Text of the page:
Judge Steve Power is sure, all that glitters is gold...
Follow the exciting story of Led Zeppelin, from their formation out of The Yardbirds in 1968, to their demise following the death of drummer John Bonham in 1980.
Led Zeppelin, perhaps more than any other band before or since, could be considered responsible for shaping the music scene of every decade since their arrival in the '70s. Their music is instantly recognizable, and their sound can be heard in everything from hard rock and metal to pop and club music. They are also one of the most storied bands in history. Zeppelin's rise and fall was surrounded in myth, tumult, and tragedy, all the stuff that makes for great dramatic viewing. Led Zeppelin: Dazed and Confused attempts to squeeze all of this into barely an hour of archival footage and scant narration. It fails miserably.
About half of the running time is spent spinning the boring origin story of the band, a bunch of session musicians forming a group in the remnants of The Yardbirds. There's much talk of their defining sound, but never any detailed discussion, and much yammering about how much of a bastard manager Peter Grant was. Some of the material is good, but significant events like Robert Plant's car wreck and the death of his son, and even John Bonham's death are but footnotes. What's worse, this disc bears the "Unofficial Biography" moniker, which, one would think, could really open the floodgates, and provide a detailed look at the band's history, warts and all. Instead we get a chronological timeline of album releases and a few brief bits on how each was received. Even then, they seem to cut off Zep's album history with "Physical Grafitti," with not a thing said about the later albums. Things do end on a high note with some talk about Zeppelin's triumphant one-off reunion show from December of 2007.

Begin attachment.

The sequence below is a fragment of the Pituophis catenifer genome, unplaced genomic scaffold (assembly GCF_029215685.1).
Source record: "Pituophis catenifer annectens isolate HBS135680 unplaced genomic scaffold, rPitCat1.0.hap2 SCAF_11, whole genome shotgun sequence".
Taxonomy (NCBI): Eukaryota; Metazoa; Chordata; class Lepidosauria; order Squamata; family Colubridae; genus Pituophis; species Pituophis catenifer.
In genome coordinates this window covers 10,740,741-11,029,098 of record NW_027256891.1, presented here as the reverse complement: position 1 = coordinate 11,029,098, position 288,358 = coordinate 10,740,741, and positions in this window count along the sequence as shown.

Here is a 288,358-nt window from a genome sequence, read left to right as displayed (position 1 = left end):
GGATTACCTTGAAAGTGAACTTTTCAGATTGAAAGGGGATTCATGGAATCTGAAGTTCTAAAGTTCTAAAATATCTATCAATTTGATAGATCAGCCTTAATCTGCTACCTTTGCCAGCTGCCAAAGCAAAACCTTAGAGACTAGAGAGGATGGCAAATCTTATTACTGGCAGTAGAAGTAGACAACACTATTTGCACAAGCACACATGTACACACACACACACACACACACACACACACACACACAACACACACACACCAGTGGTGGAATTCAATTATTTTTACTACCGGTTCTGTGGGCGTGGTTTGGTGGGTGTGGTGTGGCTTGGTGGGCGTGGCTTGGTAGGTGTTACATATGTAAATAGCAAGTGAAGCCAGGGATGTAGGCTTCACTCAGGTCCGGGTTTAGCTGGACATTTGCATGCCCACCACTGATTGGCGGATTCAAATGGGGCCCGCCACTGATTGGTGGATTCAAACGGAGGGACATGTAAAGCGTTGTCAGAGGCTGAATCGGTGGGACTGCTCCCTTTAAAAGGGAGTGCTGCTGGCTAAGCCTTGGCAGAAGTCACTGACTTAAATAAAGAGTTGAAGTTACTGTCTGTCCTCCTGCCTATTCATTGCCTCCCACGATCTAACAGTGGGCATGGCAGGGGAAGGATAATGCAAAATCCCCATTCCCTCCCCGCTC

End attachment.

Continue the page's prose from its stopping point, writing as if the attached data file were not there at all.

Presentation is also a bit of an issue; the unauthorized nature of the proceedings means that no original music was used, and shoddy "almost sound alike" tunes are used throughout the feature. What's worse, is the handful of "Faux-Zeppelin" tunes that were recorded are repeated frequently. I hope you like the opening bars of "How Many more Times," because you'll be hearing it a LOT.
Cinema Epoch's DVD is a solid effort. The picture, framed at 1.78:1 looks good, and archival interviews and still photos all look pretty sharp and consistent. Some of the material is pretty old stuff, but has been kept in pretty remarkable shape. The audio is a mixed bag, a pretty low bitrate makes for some compression noise and clipping in the low rent Zeppelin covers that underscore the whole affair, but the talking heads and archived audio interviews come through loud and clear. It's not a world class project, but the effort is there. The lone extra is a photo gallery featuring a ton of stills featured in the documentary, complete with more "Faux Zep" underscoring and cheesy crowd cheering.
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Scales of Justice
Studio: Cinema Epoch
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